These numbers are huge, and obviously confirm the popularity of vitamins, multivitamins, and other supplements. One would assume that there would be an abundance of concrete scientific research supporting the health and wellness benefits, and specifically the reason most people take them as stated above – to maintain health and prevent disease.
Unfortunately after spending days scouring medical and academic websites looking for credible research studies supporting the health benefits of using vitamins, we found very little positive information. Many of the studies were quite dated, and most focussed on whether vitamins which included multivitamins, had positive effects on reducing the risk of cancer or heart disease. All studies we found were inconclusive. Further, many showed that certain vitamins taken in high doses, could cause medical side effects.
The general consensus can be summed up by Harvard Medical School’s Chief of Preventative Medicine, Dr. JoAnn Manson, who stated “there’s so much hype about dietary supplements, and very often the benefit is quite limited.”
She did go on to make two very interesting points which, to a certain degree support the use of vitamins in some cases:
- The most effective way for the majority of individuals to obtain essential vitamins and minerals is directly from the food in a well balanced diet. Vitamins and minerals derived from food sources have optimal biological ratios and are absorbed by the body more efficiently.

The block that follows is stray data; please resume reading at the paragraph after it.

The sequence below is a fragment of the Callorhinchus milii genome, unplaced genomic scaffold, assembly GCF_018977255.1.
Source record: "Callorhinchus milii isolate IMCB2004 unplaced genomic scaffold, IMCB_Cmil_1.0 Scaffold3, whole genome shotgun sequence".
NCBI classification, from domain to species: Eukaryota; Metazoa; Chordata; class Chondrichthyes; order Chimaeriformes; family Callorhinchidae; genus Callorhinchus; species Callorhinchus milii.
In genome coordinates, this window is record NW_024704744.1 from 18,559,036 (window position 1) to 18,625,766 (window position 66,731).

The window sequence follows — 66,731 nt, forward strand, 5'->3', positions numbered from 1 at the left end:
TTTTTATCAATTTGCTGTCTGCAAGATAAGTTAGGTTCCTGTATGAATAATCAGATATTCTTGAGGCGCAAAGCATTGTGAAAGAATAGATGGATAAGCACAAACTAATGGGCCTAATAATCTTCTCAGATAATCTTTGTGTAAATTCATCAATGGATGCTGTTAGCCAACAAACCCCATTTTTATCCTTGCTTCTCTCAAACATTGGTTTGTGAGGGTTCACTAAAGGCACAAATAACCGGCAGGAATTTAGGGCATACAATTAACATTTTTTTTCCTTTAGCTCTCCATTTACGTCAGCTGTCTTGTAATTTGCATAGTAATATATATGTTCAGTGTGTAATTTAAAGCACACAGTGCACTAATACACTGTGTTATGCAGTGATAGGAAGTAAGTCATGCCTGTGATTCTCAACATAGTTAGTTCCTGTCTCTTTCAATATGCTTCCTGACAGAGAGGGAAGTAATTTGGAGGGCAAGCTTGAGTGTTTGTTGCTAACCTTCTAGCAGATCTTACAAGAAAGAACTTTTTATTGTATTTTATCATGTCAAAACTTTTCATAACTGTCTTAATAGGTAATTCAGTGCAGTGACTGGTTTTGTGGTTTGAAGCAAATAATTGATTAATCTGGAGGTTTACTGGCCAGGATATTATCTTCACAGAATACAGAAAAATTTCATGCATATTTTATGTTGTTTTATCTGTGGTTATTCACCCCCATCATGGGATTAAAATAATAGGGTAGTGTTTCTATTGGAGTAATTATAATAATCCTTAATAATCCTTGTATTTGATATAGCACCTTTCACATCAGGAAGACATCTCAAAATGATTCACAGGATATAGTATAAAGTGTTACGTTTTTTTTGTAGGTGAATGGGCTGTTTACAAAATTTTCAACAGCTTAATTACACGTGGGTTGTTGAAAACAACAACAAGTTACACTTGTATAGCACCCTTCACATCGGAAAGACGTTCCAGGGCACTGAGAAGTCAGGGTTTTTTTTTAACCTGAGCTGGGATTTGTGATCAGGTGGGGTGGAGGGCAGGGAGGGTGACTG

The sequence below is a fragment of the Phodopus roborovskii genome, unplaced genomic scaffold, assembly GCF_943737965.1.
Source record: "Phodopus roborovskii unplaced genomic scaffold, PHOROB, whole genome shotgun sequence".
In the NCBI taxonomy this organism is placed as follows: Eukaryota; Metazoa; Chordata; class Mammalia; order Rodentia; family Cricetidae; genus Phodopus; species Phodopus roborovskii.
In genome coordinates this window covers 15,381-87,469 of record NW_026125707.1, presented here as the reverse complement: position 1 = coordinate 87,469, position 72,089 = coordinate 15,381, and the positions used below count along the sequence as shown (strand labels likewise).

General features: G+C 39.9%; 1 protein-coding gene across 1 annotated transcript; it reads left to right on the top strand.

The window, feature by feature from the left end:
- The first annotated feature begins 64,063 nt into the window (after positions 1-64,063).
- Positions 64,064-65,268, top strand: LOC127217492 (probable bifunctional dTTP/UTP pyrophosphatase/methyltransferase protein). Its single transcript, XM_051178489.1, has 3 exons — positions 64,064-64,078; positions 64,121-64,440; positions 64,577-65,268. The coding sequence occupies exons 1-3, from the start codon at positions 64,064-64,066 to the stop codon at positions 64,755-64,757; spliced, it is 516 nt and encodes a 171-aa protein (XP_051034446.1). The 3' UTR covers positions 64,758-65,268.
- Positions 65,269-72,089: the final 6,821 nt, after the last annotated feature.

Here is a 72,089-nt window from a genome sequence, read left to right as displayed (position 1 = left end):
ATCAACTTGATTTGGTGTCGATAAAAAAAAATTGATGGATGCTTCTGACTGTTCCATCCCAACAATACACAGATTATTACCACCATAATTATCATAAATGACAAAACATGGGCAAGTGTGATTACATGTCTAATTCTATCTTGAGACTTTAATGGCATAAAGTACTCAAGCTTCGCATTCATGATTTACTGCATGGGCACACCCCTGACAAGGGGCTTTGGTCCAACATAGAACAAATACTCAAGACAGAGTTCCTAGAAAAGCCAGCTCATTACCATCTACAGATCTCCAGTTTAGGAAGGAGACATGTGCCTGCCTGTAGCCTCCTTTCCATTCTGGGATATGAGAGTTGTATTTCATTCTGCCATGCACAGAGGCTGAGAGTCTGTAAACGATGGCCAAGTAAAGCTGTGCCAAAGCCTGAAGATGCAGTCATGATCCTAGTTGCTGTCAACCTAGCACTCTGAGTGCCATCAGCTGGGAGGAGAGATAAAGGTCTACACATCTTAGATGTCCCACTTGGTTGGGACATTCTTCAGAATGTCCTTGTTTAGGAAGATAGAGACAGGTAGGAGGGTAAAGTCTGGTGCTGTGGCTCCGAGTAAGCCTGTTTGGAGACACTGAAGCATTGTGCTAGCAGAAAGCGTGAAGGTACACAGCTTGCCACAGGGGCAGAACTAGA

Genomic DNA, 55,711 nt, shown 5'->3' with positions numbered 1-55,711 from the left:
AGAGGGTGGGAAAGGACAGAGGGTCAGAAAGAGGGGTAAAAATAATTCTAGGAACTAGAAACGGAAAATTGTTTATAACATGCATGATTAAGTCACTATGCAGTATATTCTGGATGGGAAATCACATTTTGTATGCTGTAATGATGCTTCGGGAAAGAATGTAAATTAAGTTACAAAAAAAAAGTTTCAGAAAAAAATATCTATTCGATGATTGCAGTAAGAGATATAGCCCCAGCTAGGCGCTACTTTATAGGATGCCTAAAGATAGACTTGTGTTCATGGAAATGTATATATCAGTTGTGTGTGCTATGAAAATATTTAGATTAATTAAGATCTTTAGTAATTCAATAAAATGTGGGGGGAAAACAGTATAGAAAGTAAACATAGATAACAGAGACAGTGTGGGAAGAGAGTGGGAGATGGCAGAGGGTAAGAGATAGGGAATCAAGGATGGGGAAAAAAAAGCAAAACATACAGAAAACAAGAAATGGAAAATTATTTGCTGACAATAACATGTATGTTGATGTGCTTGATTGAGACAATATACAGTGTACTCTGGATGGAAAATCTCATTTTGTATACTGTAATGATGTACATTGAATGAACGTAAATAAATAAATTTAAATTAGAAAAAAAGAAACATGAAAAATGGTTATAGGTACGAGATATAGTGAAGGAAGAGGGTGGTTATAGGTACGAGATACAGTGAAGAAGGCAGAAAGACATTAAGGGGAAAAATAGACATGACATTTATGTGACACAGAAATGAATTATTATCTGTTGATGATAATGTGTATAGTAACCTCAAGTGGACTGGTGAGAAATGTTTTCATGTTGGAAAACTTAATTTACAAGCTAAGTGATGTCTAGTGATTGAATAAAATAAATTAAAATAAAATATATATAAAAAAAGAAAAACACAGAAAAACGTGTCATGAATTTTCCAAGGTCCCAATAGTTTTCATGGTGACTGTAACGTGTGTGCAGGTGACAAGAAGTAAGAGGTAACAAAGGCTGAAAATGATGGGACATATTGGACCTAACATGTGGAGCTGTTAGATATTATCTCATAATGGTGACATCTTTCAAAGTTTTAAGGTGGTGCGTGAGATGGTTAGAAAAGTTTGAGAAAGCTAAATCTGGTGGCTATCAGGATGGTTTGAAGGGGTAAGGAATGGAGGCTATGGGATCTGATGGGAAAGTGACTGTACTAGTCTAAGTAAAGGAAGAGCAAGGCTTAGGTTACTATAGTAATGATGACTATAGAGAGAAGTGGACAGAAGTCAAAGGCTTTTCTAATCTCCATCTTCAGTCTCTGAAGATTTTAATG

- There are specific groups within the population which may benefit from the use of vitamin and mineral supplements. They include those with specific medical conditions, pregnant women, seniors, and infants.
She sums it up by making the point that most healthy individuals who eat a well balanced diet, and live a relatively healthy lifestyle, should have no need to take additional vitamin supplements.
We have entitled this article “What Are Multivitamins? Do Multivitamins Work?” and feel that we have answered the first part very well. We defined exactly what a vitamin is, provided a comprehensive explanation of the 6 Essential Vitamins, and identified the Essential Minerals.
The second part of the title “Do Multivitamins Work?” was a little more difficult mainly because there is no clear cut answer other than “It depends who you ask”. We believe that there is a benefit, as logic dictates that millions of users cannot be wrong. Further, much of the scientific research is outdated, and limited in the scope of research.
That being said, multivitamins are here to stay, and will continue to grow for many years to come.